Drunk Writing Revisited

Drunk Writing Revisited

Stars, please!

 

I had insinuated from my previous article that I wanted to compare my writing on jellyfish to my writing on heights/falling. Well, we are about to see what just thinking about the Ferris Wheel did to me when I was working on my draft. Please note that this is the unedited rough draft for The Great Wheel of Seattle… at least what I was able to write before I said (before I sat?) to the keyboard, I am not able to write anymore.

Sober James on The Great Wheel of Seattle
Sober James on The Great Wheel of Seattle

It was funny, considering all of the times that I had been in the Seattle area, I had done so many things in the space of a couple of days that I had not done before within the space of a couple of days. Less than an hour before I had been in the observation deck of Columbia tower and now I was in the Ferris wheel that had looked so small from 900 feet. Unfortunately, the view from ground level and inside the Ferris wheel is a different story.

My guess is that the actual Ferris Wheel only got to a height of around two hundred feet or so. It was hard to believe that I had been four to fives times higher so recently. More shocking was how much I felt more nervous than I had before felt nervous. Perhaps it was the swaying. Perhaps it was the movement or just seeing the ground seem to lurch and loom. Slowly I felt the anxiety build within me. By the time of the final rotation I was keen to finish the ride.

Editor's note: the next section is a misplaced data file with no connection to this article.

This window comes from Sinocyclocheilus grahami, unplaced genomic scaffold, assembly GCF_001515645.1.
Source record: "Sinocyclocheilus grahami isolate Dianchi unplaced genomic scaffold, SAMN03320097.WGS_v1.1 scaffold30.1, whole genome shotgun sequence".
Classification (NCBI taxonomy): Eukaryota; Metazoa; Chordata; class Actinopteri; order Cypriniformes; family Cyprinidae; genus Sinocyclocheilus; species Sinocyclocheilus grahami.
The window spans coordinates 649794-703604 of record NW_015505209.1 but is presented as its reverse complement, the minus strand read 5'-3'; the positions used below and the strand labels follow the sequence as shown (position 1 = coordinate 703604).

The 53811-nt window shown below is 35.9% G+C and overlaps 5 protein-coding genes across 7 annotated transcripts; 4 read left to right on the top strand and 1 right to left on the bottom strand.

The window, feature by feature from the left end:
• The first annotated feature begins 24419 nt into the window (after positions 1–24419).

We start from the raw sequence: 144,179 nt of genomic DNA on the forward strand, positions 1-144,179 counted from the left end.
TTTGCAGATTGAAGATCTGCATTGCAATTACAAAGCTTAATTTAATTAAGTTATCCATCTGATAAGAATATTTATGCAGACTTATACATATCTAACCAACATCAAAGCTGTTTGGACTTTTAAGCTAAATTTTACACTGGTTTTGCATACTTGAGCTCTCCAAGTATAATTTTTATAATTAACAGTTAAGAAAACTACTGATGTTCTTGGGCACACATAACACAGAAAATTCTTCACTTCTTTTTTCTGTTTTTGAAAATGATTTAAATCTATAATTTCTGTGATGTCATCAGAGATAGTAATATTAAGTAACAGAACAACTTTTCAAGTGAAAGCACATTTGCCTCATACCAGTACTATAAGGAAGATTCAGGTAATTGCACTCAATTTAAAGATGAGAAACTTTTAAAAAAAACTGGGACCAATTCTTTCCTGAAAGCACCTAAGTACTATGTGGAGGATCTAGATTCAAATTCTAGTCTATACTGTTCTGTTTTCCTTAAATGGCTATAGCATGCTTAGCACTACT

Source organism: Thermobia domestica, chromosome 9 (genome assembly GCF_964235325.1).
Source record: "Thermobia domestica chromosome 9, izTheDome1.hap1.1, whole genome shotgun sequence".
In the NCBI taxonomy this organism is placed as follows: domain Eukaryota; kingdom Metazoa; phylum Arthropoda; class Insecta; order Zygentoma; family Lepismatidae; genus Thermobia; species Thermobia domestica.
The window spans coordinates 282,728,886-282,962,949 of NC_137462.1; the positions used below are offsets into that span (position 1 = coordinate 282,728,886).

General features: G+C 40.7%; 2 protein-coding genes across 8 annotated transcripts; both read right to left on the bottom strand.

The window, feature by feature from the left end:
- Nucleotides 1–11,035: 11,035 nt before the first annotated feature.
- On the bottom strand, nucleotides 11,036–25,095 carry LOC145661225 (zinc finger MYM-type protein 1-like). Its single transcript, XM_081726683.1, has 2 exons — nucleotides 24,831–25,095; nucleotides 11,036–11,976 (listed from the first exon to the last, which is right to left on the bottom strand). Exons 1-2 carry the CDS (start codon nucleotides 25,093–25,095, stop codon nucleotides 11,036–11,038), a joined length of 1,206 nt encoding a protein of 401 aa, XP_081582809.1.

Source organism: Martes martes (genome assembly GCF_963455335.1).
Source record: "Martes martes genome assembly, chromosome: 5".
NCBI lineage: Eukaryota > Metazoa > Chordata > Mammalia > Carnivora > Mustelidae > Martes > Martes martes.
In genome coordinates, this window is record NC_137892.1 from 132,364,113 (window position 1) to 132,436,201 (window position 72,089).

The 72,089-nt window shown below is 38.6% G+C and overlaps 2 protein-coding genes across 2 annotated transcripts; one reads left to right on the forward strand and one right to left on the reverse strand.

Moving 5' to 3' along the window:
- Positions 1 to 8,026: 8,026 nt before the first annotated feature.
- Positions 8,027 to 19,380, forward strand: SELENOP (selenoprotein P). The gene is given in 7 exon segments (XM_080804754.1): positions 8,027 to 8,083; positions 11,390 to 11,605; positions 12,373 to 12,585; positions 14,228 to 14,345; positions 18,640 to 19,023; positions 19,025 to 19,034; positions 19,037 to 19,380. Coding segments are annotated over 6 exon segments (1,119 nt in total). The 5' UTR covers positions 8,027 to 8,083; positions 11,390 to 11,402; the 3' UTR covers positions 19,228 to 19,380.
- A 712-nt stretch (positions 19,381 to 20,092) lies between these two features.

For my regular readers, you probably have noticed that my regular blog posts are somewhere between 450-700 words and are at least somewhat intelligible. Please note 180 words and the beginning paragraph is just a garbled nightmare. Phrases even in the second paragraph repeated themselves to the point they were not particularly coherent. It was almost as if a record was skipping. Yes, I may be somewhat dating myself with that statement, though I have witnessed CDs and vinyl records do similar things in that regard.

“When people are frightened, intelligent parts of the brain cease to dominate”Dr. Bruce Perry

If I have such trouble writing a coherent sentence when thinking about a situation that evoked fear and anxiety, is it any wonder that people may have a hard time coming to rational conclusions when dealing with their fears?

There is even evidence that suggests that fears can shape how we view certain stimuli and in time we may no longer even be able to come to rational conclusions even when we take a step back from the situation.

To me, that notion may be the scariest of them all.

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